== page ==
Enels liquidity risk management policy is designed to maintain sufficient liquidity to meet expected commitments over a given time horizon without resorting to additional sources of financing, also retaining a prudential liquidity reserve, sufficient to meet any unexpected commitments. Furthermore, in order to meet its medium and long-term commitments, Enel pursues a borrowing strategy that provides for a diversified structure of funding sources, which it uses to meet its financial needs, and a balanced maturity profile.


Liquidity risk is the risk that the Group, while solvent, would not be able to discharge its obligations in a timely manner or would only be able to do so on unfavorable terms or in the presence of constraints on disinvestment from assets with consequent capital losses, owing to situations of tension or systemic crises (credit crunches, sovereign debt crises, etc.) or changes in the perception of Group riskiness by the market.

Among the factors that define the risk perceived by the market, the credit rating assigned to Enel by rating agencies plays a decisive role, since it influences its ability to access sources of financing and the related financial terms of that financing. A deterioration in the credit rating could therefore restrict access to the capital market and/or increase of the cost of funding, with consequent negative effects on the financial position, financial performance and cash flows of the Group.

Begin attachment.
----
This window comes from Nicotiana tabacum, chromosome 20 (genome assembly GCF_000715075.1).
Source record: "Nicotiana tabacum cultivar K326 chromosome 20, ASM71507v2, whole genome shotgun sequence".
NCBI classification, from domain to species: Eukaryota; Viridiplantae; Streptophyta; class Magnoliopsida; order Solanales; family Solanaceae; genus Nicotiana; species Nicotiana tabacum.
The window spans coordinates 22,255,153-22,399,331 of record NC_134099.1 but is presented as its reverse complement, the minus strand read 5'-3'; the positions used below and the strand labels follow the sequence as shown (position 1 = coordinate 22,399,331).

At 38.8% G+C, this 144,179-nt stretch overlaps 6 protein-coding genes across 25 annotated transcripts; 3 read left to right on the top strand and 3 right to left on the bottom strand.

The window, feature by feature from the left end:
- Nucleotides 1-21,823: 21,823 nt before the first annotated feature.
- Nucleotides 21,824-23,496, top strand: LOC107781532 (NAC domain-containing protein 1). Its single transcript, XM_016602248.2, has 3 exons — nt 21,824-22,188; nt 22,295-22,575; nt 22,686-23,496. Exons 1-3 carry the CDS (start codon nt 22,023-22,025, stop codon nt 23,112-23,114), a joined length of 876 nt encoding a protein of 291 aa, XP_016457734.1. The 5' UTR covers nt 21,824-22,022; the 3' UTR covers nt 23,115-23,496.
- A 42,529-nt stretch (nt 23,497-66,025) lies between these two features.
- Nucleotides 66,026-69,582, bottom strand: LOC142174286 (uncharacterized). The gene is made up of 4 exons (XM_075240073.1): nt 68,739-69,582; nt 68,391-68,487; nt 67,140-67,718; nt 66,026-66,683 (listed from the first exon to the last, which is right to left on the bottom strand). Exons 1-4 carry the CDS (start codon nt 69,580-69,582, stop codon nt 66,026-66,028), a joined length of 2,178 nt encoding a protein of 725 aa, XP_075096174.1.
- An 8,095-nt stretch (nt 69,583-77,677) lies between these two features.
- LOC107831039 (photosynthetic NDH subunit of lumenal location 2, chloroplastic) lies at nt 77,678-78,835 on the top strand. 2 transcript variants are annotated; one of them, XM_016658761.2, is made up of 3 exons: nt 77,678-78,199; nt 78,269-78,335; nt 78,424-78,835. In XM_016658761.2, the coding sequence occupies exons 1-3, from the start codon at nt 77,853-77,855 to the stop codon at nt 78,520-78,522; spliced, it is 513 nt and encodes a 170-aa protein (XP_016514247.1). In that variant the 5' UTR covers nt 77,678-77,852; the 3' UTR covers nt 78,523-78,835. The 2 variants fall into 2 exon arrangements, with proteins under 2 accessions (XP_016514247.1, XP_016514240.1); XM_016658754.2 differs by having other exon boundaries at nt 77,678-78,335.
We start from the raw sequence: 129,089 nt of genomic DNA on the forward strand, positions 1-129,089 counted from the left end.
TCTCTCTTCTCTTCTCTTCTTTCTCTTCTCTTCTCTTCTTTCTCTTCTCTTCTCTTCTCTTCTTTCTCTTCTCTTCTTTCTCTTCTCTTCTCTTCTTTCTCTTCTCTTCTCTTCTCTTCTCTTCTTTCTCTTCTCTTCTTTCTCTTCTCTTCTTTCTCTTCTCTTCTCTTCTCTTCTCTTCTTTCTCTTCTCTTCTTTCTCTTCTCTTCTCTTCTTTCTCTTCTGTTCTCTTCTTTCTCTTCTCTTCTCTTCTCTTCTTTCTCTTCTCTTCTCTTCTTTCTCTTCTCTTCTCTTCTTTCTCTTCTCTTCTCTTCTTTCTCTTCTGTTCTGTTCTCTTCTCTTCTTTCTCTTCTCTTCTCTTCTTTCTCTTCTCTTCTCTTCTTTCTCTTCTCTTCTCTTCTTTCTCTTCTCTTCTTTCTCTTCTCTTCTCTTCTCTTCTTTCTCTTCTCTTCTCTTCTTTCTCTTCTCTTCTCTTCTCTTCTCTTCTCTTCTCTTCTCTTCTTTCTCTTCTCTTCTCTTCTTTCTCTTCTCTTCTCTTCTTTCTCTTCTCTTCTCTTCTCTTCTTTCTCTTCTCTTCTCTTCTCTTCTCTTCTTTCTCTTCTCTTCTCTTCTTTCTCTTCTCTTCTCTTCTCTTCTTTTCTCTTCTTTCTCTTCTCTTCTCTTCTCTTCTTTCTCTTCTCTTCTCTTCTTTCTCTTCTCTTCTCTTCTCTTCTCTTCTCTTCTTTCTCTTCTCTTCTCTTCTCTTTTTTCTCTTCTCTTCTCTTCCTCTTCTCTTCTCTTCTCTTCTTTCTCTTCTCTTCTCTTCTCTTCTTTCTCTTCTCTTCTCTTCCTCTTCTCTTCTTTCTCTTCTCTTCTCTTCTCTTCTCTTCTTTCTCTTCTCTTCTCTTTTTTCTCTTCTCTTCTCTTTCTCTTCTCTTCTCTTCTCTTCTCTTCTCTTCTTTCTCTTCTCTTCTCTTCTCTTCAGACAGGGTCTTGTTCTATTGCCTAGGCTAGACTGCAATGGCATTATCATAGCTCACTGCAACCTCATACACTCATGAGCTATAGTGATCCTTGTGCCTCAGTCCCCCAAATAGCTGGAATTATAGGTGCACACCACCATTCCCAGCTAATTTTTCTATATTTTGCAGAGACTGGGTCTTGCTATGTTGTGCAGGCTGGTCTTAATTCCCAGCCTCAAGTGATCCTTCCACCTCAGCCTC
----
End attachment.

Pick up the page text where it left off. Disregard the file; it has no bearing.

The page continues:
In 2020, Enel’s risk profile did not change compared with 2019. Accordingly, at the end of the year, Enel’s rating was: (i) “BBB+” with a stable outlook for Standard & Poor’s; (ii) “A-” with a stable outlook for Fitch; and (iii) “Baa2” with a positive outlook for Moody’s. On January 15, 2021, Moody’s increased its Enel rating to Baa1. The upgrade reflected the progress achieved in improving the Group’s risk profile, the result of constant investment in grids and renewable energy, greater geographical diversification and a focus on centralized financing.


Enel’s liquidity risk management policies are designed to maintain a level of liquidity sufficient to meet its obligations over a specified time horizon, without having recourse to additional sources of financing, as well as to maintain a prudential liquidity buffer sufficient to meet unexpected obligations. In addition, in order to ensure that the Group can discharge its medium and long-term commitments, Enel pursues a borrowing strategy that provides for a diversified structure of financing sources to which it can turn and a balanced maturity profile.

In order to manage liquidity efficiently, treasury activities have largely been centralized at the holding company level, meeting liquidity requirements primarily by drawing on the cash generated by ordinary operations and manageing any cash surpluses appropriately.


As regards the impact of COVID-19, despite the effects of the pandemic the liquidity risk indices monitored for the Group remained within the limits established for 2020.